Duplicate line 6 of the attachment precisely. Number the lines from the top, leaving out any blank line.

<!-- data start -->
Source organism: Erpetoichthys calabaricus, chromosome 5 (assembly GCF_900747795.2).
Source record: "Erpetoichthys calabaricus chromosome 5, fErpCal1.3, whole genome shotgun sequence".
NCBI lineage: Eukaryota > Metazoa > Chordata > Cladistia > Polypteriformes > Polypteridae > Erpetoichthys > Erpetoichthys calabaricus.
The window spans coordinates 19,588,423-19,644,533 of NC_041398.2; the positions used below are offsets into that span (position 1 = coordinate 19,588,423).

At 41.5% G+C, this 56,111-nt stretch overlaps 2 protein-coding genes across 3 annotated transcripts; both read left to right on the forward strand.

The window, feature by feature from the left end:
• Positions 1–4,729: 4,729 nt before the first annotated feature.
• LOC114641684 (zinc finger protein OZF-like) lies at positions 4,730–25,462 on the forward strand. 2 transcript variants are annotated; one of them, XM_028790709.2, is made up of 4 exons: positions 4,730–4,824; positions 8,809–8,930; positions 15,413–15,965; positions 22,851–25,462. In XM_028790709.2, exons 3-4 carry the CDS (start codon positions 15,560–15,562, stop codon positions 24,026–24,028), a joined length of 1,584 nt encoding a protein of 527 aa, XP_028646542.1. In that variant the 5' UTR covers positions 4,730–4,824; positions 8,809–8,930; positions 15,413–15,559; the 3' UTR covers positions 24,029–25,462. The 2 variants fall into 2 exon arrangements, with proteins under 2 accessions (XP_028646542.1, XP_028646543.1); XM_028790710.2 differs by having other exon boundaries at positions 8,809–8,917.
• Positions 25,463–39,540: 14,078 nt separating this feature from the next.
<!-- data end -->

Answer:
The window, feature by feature from the left end: